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May 12, 2008




(JACKSON, Mississippi) – Governor Haley Barbour today signed legislation to strengthen the state’s crime laws and improve accountability in school districts across the state.


Senate Bill 2712, or “Miss Breland’s Law,” increases the prison term for criminals who use a credit card, bank draft, or other identifying information taken from its rightful owner by means of a violent crime or burglary. Under the new legislation, offenders can be sentenced to a prison term of five years, in addition to any other penalties related to the crime. The bill is dubbed “Miss Breland’s Law” in honor of Irene Breland, a retired public school teacher who was robbed and beaten in July 2006; she later died as a result of the violent crime in which offenders stole her purse and used her credit card.


“This legislation calls for tougher penalties for offenders who engage in identity theft, which is among the fastest growing types of crime in the nation,” Governor Barbour said. “I am pleased to sign this bill, which falls in line with the efforts of my administration to curb violent crime and protect the safety of our citizens.”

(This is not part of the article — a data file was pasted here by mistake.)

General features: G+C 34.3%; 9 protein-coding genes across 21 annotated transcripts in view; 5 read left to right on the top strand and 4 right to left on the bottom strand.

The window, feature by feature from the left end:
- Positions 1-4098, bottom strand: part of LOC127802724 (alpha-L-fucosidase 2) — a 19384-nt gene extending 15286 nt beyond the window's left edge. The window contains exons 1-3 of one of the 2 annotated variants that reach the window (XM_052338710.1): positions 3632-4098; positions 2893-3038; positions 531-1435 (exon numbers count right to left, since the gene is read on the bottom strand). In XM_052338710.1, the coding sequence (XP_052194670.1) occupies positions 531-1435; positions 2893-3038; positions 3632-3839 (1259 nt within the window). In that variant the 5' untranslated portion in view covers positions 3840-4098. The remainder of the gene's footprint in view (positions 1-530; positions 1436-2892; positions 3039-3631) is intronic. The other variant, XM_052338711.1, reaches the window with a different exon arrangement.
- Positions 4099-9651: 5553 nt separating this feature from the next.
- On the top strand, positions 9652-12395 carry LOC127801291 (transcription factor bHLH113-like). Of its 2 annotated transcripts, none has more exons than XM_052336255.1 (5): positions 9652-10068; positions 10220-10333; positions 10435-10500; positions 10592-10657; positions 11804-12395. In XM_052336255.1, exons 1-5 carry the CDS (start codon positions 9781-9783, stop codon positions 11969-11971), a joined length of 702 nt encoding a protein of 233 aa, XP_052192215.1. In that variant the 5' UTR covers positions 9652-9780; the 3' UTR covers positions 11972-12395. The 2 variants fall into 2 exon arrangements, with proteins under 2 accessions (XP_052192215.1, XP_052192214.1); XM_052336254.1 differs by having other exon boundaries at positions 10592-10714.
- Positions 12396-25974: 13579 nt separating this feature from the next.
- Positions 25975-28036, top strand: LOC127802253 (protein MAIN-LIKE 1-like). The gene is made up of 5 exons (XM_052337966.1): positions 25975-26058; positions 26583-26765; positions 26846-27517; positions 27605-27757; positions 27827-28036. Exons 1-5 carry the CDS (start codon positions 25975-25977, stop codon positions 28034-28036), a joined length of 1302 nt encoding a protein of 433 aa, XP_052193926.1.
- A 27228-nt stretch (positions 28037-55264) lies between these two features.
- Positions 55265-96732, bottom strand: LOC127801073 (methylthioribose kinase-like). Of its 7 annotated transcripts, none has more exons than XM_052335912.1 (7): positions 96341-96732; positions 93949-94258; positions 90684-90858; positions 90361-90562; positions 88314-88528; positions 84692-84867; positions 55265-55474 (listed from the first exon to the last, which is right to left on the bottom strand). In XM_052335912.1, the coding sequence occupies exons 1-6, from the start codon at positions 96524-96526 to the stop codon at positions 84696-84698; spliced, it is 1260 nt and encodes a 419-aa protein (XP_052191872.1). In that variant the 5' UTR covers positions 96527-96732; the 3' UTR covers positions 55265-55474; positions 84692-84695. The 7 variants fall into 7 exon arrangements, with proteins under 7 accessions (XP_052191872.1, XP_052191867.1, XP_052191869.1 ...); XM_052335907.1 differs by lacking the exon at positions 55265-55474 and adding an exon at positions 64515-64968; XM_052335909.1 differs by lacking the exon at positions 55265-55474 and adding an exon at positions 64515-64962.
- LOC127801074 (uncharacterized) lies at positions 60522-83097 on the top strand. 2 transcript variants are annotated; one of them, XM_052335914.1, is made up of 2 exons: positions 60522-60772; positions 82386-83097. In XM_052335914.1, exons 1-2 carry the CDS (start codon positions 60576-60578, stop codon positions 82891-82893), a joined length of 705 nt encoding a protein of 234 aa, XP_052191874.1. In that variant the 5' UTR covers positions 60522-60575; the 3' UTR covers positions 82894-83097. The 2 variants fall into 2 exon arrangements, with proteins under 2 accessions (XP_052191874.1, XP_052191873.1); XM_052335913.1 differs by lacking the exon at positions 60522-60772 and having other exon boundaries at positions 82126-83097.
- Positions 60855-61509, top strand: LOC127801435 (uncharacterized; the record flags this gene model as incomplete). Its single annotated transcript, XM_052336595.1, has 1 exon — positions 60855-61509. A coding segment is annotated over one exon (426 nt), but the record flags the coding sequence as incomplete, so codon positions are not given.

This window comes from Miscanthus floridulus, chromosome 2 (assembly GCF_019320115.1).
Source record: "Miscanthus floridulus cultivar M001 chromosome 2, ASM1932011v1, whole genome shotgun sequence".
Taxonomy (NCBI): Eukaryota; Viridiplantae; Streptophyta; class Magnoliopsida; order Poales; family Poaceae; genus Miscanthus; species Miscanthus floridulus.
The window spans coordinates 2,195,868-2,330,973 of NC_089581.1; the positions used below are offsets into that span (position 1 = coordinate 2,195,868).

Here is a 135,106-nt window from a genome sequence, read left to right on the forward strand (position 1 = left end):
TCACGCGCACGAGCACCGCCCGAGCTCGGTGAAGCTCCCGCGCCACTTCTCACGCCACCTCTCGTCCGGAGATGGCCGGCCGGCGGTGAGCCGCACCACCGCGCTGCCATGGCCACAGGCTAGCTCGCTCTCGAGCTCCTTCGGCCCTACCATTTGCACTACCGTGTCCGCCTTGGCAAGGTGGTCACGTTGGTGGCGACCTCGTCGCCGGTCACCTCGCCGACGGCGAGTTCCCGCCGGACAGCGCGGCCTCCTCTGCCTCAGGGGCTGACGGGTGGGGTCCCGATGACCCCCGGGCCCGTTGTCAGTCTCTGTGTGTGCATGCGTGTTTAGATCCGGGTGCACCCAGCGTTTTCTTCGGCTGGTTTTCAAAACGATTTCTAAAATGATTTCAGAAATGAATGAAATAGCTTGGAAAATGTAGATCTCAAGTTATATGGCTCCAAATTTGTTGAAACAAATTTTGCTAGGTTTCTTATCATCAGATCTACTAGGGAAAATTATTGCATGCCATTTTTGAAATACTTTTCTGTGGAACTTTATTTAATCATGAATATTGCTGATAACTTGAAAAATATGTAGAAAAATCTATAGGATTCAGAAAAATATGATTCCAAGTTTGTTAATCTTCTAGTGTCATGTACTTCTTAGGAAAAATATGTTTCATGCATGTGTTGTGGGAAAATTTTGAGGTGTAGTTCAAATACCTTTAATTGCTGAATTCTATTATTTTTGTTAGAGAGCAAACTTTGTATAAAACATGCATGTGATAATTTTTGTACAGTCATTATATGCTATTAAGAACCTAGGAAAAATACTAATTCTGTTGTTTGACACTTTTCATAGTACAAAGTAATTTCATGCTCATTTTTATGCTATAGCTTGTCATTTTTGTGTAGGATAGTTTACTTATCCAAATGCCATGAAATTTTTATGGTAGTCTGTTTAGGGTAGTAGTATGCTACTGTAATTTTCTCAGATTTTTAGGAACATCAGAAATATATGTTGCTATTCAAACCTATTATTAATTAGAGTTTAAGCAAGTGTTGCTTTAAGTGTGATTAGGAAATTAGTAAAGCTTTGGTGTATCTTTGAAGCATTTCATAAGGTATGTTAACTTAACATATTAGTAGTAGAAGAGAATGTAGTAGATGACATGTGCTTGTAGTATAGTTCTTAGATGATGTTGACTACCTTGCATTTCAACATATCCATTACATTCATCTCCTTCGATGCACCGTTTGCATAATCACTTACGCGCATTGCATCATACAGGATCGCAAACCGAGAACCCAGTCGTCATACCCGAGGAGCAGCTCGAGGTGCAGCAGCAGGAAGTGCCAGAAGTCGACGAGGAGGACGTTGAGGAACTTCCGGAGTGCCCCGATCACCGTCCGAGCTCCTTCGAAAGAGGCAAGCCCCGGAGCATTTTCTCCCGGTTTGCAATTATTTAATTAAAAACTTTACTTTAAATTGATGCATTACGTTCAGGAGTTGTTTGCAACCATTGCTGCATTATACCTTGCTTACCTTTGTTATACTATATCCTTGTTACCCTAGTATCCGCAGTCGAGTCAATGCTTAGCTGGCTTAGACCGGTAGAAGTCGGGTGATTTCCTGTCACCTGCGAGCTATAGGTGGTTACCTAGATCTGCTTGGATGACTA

Governor Barbour also signed Senate Bill 2149, which increases accountability from school superintendents in districts across the state. The new law mandates the removal of superintendents from school districts designated as underperforming by the State Department of Education for at least two consecutive years. Elected school superintendents removed from office will be barred from seeking re-election for one full term under the legislation.


“Along with providing record funding increases for K-12 education, we must also demand improved accountability in the state’s educational system,” Governor Barbour said. “This bill ensures that the leaders of our school districts are held accountable for their performance in making sure our children are receiving the best education as possible. I’m delighted to sign into law this new accountability measure that will serve as an important tool in improving public education.”